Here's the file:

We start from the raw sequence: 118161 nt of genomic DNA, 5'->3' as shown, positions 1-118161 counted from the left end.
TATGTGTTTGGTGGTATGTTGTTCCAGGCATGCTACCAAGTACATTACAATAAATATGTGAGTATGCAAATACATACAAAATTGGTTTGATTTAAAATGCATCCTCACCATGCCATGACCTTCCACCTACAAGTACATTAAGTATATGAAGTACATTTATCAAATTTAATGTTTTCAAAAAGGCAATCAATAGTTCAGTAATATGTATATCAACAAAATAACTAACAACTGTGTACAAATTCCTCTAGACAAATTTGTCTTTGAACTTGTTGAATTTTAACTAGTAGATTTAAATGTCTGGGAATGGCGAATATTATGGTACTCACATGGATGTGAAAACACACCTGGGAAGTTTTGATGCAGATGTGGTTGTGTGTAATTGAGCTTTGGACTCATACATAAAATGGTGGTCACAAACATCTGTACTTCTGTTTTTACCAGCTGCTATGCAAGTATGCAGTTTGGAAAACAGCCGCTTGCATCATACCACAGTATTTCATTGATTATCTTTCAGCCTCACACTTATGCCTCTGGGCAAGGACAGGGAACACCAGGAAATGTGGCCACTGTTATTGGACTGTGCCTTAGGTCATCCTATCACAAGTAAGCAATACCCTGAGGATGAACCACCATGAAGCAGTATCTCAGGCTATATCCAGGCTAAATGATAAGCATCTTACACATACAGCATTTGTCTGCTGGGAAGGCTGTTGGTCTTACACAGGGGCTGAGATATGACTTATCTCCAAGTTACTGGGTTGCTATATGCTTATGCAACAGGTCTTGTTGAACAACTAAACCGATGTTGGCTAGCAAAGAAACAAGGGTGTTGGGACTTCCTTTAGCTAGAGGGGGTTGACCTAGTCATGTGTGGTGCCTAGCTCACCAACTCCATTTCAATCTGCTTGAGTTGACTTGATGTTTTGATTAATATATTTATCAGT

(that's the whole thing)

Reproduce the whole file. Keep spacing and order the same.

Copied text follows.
We start from the raw sequence: 118161 nt of genomic DNA, 5'->3' as shown, positions 1-118161 counted from the left end.
TATGTGTTTGGTGGTATGTTGTTCCAGGCATGCTACCAAGTACATTACAATAAATATGTGAGTATGCAAATACATACAAAATTGGTTTGATTTAAAATGCATCCTCACCATGCCATGACCTTCCACCTACAAGTACATTAAGTATATGAAGTACATTTATCAAATTTAATGTTTTCAAAAAGGCAATCAATAGTTCAGTAATATGTATATCAACAAAATAACTAACAACTGTGTACAAATTCCTCTAGACAAATTTGTCTTTGAACTTGTTGAATTTTAACTAGTAGATTTAAATGTCTGGGAATGGCGAATATTATGGTACTCACATGGATGTGAAAACACACCTGGGAAGTTTTGATGCAGATGTGGTTGTGTGTAATTGAGCTTTGGACTCATACATAAAATGGTGGTCACAAACATCTGTACTTCTGTTTTTACCAGCTGCTATGCAAGTATGCAGTTTGGAAAACAGCCGCTTGCATCATACCACAGTATTTCATTGATTATCTTTCAGCCTCACACTTATGCCTCTGGGCAAGGACAGGGAACACCAGGAAATGTGGCCACTGTTATTGGACTGTGCCTTAGGTCATCCTATCACAAGTAAGCAATACCCTGAGGATGAACCACCATGAAGCAGTATCTCAGGCTATATCCAGGCTAAATGATAAGCATCTTACACATACAGCATTTGTCTGCTGGGAAGGCTGTTGGTCTTACACAGGGGCTGAGATATGACTTATCTCCAAGTTACTGGGTTGCTATATGCTTATGCAACAGGTCTTGTTGAACAACTAAACCGATGTTGGCTAGCAAAGAAACAAGGGTGTTGGGACTTCCTTTAGCTAGAGGGGGTTGACCTAGTCATGTGTGGTGCCTAGCTCACCAACTCCATTTCAATCTGCTTGAGTTGACTTGATGTTTTGATTAATATATTTATCAGT